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Shemittah and Shevuot

Shevuot (7:8) | Yisrael Bankier | 2 days ago

The seventh perek of Shevuot ends with the statement that the Shemittah year absolves the obligation to make a shevuah. The Bartenura explains that this comment is not related to the shevuot discussed in this chapter, but rather the shevuah demanded of a borrower that has partially admitted to the claim against him.

The Tosfot Yom Tov cites the Gemara (49a) that provides a source for the law. "This is the matter (davar) regarding Shemittah". The Chachamim understand that the use of the word davar, also meaning word, implies that not just loans are absolved in the shemittah years, but also "words" that are owed, i.e. a shevuah.

He continues citing the Ran that questions the need for a pasuk. The obligation to make a shevuah was based on a partial admission to money owed. Since shmittah absolved that debt, if there is not loan, clearly there is no requirement for a shevuah!

The Ran continues by citing the Yerushalmi that teaches that shemittah does not absolve any loan that was denied.1 This implies that since the lender claimed his money back prior to the shemittah year and the borrower denied part of the sum, shemittah does not absolve that part of the loan he denied. Consequently, since the shevuah related to the part of the loan that was not absolved, were it not for the pasuk, one might have thought that the shevuah could be demanded even after the shemittah year. He continues that the pasuk teaches us that since shemittah absolve the part of the loan that the borrowed admitted to, it is considered as if the borrower denied the entire claim against him and as we have learnt, would not be required to make a shevuah.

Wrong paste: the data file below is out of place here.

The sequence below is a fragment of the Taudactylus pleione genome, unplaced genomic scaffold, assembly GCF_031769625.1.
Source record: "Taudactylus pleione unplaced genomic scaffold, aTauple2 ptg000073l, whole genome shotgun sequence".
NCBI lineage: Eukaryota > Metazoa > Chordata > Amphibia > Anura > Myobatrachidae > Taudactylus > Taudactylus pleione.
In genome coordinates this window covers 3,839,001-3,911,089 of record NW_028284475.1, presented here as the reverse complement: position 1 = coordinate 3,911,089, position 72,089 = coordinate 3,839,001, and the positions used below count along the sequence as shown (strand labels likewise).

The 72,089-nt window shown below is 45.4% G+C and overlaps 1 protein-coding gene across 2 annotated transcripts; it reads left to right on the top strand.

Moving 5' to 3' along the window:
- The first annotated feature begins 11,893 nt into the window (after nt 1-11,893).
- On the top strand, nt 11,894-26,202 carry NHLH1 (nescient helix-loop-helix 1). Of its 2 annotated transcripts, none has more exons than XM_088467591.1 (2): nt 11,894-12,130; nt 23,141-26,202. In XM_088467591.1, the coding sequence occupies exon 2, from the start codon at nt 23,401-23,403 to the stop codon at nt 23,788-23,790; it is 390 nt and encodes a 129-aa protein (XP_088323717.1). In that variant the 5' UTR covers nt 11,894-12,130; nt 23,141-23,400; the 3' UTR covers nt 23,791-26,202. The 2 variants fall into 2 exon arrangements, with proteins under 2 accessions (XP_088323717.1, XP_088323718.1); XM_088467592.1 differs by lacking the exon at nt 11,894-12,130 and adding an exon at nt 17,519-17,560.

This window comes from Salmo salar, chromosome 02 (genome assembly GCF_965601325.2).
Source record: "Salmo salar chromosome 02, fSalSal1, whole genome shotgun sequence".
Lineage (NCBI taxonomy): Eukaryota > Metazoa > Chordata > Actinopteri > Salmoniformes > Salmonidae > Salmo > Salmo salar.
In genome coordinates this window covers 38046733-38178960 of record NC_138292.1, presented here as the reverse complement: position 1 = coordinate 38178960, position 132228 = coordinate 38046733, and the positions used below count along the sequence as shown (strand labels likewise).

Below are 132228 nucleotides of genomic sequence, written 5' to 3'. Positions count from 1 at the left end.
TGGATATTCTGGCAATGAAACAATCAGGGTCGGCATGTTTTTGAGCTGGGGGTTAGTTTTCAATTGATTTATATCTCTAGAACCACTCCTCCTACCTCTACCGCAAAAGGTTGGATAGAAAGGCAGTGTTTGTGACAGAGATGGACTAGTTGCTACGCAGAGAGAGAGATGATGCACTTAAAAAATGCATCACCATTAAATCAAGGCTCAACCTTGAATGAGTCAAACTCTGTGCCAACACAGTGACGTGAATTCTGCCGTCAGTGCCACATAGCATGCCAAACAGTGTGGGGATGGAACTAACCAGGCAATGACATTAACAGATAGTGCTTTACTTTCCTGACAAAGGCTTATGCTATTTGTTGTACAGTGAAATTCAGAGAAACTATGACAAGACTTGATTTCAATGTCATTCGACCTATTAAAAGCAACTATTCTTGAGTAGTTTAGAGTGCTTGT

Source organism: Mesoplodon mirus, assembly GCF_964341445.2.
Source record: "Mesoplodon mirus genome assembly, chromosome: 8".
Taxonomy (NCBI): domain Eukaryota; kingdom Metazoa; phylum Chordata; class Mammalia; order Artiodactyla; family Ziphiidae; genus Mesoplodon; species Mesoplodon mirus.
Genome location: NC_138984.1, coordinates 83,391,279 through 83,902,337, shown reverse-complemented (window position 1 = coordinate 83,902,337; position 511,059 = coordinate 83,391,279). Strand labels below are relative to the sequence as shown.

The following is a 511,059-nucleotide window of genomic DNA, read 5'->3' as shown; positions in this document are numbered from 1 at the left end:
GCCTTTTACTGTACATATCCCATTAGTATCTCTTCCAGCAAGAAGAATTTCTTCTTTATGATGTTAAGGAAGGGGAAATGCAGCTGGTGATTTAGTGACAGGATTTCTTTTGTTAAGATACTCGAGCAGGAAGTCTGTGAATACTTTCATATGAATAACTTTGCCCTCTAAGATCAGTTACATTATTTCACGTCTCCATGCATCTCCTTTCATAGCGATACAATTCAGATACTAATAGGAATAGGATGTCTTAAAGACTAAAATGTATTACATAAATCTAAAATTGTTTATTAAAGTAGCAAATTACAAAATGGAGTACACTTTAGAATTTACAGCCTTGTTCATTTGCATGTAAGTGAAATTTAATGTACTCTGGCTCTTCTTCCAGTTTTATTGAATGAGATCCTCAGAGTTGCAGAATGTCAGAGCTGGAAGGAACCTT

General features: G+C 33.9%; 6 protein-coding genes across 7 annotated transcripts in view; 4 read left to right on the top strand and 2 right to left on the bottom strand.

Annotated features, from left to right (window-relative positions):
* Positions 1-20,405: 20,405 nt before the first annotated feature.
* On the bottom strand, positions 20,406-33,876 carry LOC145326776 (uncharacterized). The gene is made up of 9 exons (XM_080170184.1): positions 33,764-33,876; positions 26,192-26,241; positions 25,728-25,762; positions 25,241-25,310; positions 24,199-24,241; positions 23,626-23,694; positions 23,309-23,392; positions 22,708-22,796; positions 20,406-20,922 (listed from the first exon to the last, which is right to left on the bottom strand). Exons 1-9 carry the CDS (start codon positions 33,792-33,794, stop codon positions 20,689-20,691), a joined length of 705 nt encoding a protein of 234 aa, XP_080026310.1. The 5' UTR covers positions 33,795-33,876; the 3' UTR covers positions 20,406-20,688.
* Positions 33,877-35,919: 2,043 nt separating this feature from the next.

The Rashash cites the Shulchan Aruch (ChM 67:8) that writes that if Beit Din ruled regarding a disputed loan, obligating the borrower to pay, then shemittah does not absolve that loan because it is considered as if it is already collected. Consequently, according to the above explanation, that after shemitta the borrower is considered as if he denied the full claim against him, if Beit Din wrote a ruling obligating the partial payment, then not only would the obligation to pay the amount he admitted to endure, but the shevuah also. This is because even after the shmittah year, the borrower would still be considered as having partially admitted to the claim made against him.

The Rashash however prefers a simpler explanation. The shevuah stands in place of a payment. Consequently, the obligation to make the shevuah is considered like a loan itself. If the person had been absolved of the requirement to pay the loan (had he admitted), then he is absolved of making a shevuah that took its place.

A different understanding of the Ran can be found in the Grach (Shemittah 9:6). He cites the Minchat Chinnuch who asks that the obligation to make the shevuah arises at the time of the claim. It is irrelevant whether later the borrower is defined as having fully denied the claim against him. because the obligation is set at the time of the original claim. The Grach therefore suggest that the Ran was trying to solve a different problem. It is indeed a Torah decree that the obligation to make the shevuah is absolved. The question however is, since part of the loan endures (as explained above) why can the lender not the make a claim again and recreated the obligation to make a shevuah? It is this question the Ran addresses and explains that the borrower's response to the second claim would be considered as a complete denial.

The Tosfot R' Akiva Eiger cites the Teshuvot Toldot Adam (372) of the Rashba who provides another answer for the necessity of the pasuk. Consider the case where on made a shevuah to pay the loan when it was due, and the due date was after the shemittah year. It is regarding this shevuah that the pasuk was referring. Were it not for the pasuk one might have thought that the shevuah would obligate him to pay off the loan. Even though the creditor is obligated to say the debt is absolved, one could think that the borrower's shevuah would obligated to pay. Consequently, the pasuk is required to teach that that that shevuah, obligating him to pay, is also absolved.


1 The Rambam (Shemittah 9:8) rules like this Yerushalmi.

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